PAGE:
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Page 432 ï~~On the Mechanism of "Hypersonic Effect" Tsutomu Oohashi, Emi Nishina, Yoshitaka Fuwamoto & None Kawai National Institute of Multimedia Education 2-12 Wakaba Mihama-ku Chiba-shi Chiba 261 JAPAN Abstract The authors found that high frequency above the audible range can affect brain electric activity and sound perception using close-eyed subjects and named the effect "Hypersonic Effect". Here we report on Hypersonic Effect of open-eyed subjects. 1. Introduction The authors found that there were rich high frequency components above the audible range (20kHz) in some kinds of natural environmental sounds and instrumental sounds [Oohashi et aL 1989]. In our former research [Oohashi et aL 1991], we have developed a new system for sound recording and presentation and a novel technique to measure brain electric activity. We used them to determine if high frequency components above the audible range can influence sound perception. As a result, when we presented full-range Gamelan music of Bali, Indonesia with rich high frequency components above 30 kHz to the subjects, many of the subjects showed a clear increase in a -EEG (electro-encephalogram) power. When we cut the high frequency components above 26 kHz of the same Gamelan sound and presented, power of a -EEG decreased. In addition, the result from a subjective sound quality evaluation experiment indicated at a high level of significance that the music containing high frequency components was perceived as more pleasant than music from which high frequency components were eliminated. This is consistent with the numerous reports that a -EEG is increased by pleasant sounds and inhibited by unpleasant ones. We named this effect "Hypersonic Effect." Based on these results, we proposed a "two dimensional sound perception model" to explain its mechanism. In this hypothesis, frequencies in the range from 20 Hz to 20 kHz act as a message carrier dimension through auditory receptors, and frequencies in the range above 20 kHz represent a modulation dimension that influenced the way audible sounds are perceived through some kind of somatic sensory receptor. It could be considered that the increase of a -EEG power was 7P.11 432 ICMC Proceedings 1993
Page 433 ï~~observed as a reflection of the modulation of some function in brain. However, in ordinary studies on EEG, it is an established theory that a -EEG disappear when the subject opens his/her eyes. In our former experiments, subjects were asked to close their eyes. And it is relatively uncommon for us to close our eyes when we listen to sounds or music. So, we determined whether our method, using a -EEG as an index, would be successful when the subject is open-eyed as the first step to examine on the mechanism of "Hypersonic Effect". 2. Method Gamelan music was reproduced and presented repeatedly using the bi-channel reproduction system [Oohashi et al. 1991]. Full-range sound or high-cut sound were reproduced without the subjects' prior knowledge. Full-range sound contains high frequency components above 26 kHz, but high-cut sound does not. Subjects were asked to open their eyes. At 11 scalp points, EEGs were recorded based upon the international ten-twenty electrode system. To minimize stress, we investigated the use of telemetric system to avoid restraint of the subject, improvement of the affixing method of electrodes and adaptability of the measuring environment. EEGs were delivered over 30 minutes (including before and after the sound presentation), and recorded on magnetic tapes. For data analysis, we used the brain electric activity mapping (BEAM) based on FFT. To evaluate with high reliability, we investigated the condition of measurement and the method for data analysis in detail. 3. Result From our experiment, it is shown that we are able to observe the Hypersonic Effect in more than half of the subjects, if certain condition for experiment and method for data analysis were settled. Table 1. Effect of high frequency components on a -EEG power (open-eyed condition) Subject Change of a -EEG power 1 25.6% 2 21.8 3 8. 2 4 8. 0 5 7. 9 6 5. 3 7 5. 0 8 3. 8 9 1. 6 10 -3.3 Average 8. 4 t 5.02 Reliability (%) 9 9. 9 5 In this experiment, when full-range sound was presented, 7 subjects out of 10 showed a clear increase in a -EEG power compared with high-cut sound, and only one subject showed a little decrease as shown in Table 1. This result shows that high frequency components above 26 kHz are able to induce increase of a -EEG with 99.95% reliability. The reliability in this experiment is higher than in another experiment we conducted using close-eyed subjects (Table 2) [Oohashi et aL 1991]. In the measured a -EEG maps after 20 second intervals, when the full-range sound was presented, a -EEG power ICMC Proceedings 1993 433 7P.11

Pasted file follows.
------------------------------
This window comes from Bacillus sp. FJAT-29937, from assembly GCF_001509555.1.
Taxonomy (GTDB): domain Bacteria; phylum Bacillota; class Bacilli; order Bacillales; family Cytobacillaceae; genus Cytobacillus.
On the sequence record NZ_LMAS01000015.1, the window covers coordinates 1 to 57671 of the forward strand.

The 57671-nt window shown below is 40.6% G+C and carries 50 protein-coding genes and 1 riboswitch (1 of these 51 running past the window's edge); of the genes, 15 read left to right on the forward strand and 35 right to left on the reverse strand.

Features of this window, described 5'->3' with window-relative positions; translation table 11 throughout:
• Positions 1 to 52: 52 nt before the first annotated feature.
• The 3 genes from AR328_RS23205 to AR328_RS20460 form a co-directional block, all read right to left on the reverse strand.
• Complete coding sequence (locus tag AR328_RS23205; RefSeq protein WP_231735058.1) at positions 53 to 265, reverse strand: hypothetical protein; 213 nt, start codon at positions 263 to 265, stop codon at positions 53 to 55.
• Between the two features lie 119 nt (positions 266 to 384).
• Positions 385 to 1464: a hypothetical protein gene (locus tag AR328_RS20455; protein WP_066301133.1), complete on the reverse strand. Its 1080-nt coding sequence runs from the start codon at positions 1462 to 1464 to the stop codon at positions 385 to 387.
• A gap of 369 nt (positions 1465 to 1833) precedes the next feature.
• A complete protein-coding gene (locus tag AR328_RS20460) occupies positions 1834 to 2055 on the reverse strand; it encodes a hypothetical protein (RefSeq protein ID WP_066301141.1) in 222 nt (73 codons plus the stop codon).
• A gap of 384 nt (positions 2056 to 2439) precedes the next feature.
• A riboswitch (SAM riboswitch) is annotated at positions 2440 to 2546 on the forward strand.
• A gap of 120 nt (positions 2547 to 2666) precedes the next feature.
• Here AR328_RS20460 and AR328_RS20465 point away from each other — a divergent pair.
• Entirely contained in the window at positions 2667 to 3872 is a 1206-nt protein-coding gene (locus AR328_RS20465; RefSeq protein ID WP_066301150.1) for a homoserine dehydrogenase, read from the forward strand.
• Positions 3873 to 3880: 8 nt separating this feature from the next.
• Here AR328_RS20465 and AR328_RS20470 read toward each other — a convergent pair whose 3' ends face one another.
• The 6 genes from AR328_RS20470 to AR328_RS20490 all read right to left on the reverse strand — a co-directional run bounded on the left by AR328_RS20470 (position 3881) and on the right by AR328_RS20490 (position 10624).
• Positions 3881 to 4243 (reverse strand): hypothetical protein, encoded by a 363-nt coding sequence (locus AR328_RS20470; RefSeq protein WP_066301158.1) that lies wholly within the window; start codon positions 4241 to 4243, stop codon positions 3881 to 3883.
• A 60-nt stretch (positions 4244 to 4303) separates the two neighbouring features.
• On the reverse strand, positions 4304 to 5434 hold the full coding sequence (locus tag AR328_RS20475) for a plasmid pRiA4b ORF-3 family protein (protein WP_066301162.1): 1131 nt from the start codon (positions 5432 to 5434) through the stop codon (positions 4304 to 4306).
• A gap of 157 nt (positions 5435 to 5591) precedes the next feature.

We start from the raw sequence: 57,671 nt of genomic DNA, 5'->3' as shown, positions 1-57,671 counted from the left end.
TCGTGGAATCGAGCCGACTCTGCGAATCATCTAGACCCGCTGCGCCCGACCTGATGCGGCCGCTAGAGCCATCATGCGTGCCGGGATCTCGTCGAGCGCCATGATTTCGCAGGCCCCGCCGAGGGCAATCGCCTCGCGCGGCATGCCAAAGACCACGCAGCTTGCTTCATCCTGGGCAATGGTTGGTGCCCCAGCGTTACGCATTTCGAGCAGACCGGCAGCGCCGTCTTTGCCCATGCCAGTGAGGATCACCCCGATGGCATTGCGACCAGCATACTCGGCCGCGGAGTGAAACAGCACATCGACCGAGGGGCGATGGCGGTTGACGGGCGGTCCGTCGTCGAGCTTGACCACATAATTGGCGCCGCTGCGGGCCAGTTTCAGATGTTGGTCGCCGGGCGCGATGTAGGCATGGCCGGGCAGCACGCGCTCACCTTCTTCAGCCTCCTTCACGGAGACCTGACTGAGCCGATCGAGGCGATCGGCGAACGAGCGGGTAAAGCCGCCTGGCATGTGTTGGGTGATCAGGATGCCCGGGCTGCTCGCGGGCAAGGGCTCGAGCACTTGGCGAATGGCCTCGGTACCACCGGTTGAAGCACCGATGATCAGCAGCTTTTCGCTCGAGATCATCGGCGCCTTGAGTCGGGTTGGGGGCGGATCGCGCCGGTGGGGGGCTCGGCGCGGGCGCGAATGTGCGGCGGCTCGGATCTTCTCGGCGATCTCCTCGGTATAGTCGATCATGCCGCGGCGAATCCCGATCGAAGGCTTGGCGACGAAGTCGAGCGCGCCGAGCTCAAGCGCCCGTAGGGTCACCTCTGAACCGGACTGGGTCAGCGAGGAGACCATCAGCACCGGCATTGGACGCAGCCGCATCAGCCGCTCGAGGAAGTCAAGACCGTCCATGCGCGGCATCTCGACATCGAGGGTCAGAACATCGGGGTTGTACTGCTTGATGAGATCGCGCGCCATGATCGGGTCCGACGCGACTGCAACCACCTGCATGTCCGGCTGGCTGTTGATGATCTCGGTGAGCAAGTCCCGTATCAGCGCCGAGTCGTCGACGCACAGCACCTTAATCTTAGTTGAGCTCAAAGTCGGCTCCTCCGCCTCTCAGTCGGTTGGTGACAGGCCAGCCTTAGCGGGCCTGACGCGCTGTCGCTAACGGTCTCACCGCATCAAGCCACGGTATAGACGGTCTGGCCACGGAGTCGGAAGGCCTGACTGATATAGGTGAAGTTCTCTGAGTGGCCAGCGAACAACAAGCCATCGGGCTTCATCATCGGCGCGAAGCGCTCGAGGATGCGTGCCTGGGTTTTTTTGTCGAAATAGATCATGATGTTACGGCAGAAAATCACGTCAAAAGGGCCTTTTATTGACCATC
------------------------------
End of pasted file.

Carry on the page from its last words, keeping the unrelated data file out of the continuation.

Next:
Page 434 ï~~Table 2. Effect of high frequency components on a -EEG power (close-eyed condition) Subject Change of a -EEG power 1 134. 9% 2 122. 1 3 98.5 4 55.7 5 40.6 6 35.4 7 17.7 8 13.2 9 12.3 10 10. 9 11 10.2 12 8.3 13 -0.8 14 -2.5 15 -3. 1 16 -3.3 Average 34. 38 t 2. 83 Reliability (%) 9 9. 0 increased, and when the high-cut sound was presented, the power decreased. For all subjects, there was an initial time delay, a blocking effect and artifact caused by eye movement in frontal area were observed. We found that 20 to 40 seconds were needed to get stable data. These result showed that this new method of experiments would be able to explain the mechanism of Hypersonic Effect. References [Oohashi et aL 1989] T.Oohashi et al., High frequency sound on "Trance Induction Music, Tech,Rep.Musical Acoust. Acoust.Soc.Jpn, ES88-77, pp.11-15. [Qohashi et aL 1991] T.Oohashi et al. High-frequency components above the audible range affects brain electric activity and sound perception, AES 91st convention preprint 3207. 7P.11 434 ICMC Proceedings 1993